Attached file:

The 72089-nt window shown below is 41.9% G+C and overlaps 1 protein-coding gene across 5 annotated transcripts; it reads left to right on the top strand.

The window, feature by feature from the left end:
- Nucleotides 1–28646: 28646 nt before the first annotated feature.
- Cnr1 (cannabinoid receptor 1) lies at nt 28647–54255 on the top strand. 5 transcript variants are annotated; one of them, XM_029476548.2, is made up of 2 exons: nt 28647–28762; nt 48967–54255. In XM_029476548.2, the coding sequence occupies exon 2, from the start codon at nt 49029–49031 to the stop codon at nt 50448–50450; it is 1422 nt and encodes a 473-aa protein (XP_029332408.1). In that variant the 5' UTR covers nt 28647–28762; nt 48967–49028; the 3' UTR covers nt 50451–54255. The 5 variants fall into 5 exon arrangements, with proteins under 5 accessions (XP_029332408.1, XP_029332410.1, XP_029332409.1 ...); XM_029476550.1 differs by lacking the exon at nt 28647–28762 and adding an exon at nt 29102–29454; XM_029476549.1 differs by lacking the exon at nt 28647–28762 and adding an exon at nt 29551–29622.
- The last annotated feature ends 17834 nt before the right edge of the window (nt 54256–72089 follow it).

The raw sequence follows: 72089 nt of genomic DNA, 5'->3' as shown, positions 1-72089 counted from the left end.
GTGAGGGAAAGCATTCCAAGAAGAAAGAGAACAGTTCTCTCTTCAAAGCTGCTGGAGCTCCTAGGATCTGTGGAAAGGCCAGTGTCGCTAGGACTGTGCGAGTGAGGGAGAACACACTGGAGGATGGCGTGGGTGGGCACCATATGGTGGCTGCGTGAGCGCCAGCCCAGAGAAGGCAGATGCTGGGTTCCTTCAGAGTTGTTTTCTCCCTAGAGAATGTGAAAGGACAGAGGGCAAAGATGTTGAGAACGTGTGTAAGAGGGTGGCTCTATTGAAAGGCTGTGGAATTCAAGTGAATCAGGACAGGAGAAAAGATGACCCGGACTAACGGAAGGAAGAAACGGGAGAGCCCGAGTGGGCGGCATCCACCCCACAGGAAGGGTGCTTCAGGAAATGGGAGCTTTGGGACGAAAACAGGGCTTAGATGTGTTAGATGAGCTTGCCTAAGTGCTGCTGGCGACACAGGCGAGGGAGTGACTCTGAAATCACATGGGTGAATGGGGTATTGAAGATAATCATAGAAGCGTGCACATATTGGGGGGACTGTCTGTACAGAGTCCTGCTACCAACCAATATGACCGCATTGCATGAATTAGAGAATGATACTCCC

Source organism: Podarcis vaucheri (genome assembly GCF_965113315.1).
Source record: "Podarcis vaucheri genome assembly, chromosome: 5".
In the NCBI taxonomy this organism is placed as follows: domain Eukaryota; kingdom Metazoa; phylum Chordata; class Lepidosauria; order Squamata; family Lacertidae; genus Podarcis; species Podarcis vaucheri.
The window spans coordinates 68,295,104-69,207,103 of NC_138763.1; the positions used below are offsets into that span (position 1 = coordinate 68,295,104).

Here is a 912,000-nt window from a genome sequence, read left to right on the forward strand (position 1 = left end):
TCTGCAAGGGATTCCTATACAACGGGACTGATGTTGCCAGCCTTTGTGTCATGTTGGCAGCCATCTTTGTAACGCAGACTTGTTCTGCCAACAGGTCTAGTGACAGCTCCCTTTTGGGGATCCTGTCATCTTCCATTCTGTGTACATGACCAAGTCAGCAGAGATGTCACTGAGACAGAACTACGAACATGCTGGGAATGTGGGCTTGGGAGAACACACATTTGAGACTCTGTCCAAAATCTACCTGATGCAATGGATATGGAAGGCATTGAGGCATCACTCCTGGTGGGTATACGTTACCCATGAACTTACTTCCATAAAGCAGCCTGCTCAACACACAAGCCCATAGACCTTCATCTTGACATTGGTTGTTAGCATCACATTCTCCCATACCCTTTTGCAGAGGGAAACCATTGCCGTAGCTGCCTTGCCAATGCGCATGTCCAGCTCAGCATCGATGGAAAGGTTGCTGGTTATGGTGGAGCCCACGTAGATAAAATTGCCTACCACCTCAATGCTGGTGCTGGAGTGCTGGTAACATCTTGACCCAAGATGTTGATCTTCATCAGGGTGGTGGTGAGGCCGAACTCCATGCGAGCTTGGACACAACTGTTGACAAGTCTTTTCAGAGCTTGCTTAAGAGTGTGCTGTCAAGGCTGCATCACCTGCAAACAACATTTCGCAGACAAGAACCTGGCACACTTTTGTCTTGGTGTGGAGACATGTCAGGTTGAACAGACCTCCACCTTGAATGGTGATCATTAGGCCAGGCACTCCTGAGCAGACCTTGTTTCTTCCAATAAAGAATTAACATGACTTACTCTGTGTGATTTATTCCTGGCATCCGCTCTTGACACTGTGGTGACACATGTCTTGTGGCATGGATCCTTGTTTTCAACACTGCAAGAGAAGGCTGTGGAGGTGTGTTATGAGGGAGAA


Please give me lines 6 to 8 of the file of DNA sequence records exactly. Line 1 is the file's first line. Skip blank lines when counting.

The raw sequence follows: 72089 nt of genomic DNA, 5'->3' as shown, positions 1-72089 counted from the left end.
GTGAGGGAAAGCATTCCAAGAAGAAAGAGAACAGTTCTCTCTTCAAAGCTGCTGGAGCTCCTAGGATCTGTGGAAAGGCCAGTGTCGCTAGGACTGTGCGAGTGAGGGAGAACACACTGGAGGATGGCGTGGGTGGGCACCATATGGTGGCTGCGTGAGCGCCAGCCCAGAGAAGGCAGATGCTGGGTTCCTTCAGAGTTGTTTTCTCCCTAGAGAATGTGAAAGGACAGAGGGCAAAGATGTTGAGAACGTGTGTAAGAGGGTGGCTCTATTGAAAGGCTGTGGAATTCAAGTGAATCAGGACAGGAGAAAAGATGACCCGGACTAACGGAAGGAAGAAACGGGAGAGCCCGAGTGGGCGGCATCCACCCCACAGGAAGGGTGCTTCAGGAAATGGGAGCTTTGGGACGAAAACAGGGCTTAGATGTGTTAGATGAGCTTGCCTAAGTGCTGCTGGCGACACAGGCGAGGGAGTGACTCTGAAATCACATGGGTGAATGGGGTATTGAAGATAATCATAGAAGCGTGCACATATTGGGGGGACTGTCTGTACAGAGTCCTGCTACCAACCAATATGACCGCATTGCATGAATTAGAGAATGATACTCCC

Source organism: Podarcis vaucheri (genome assembly GCF_965113315.1).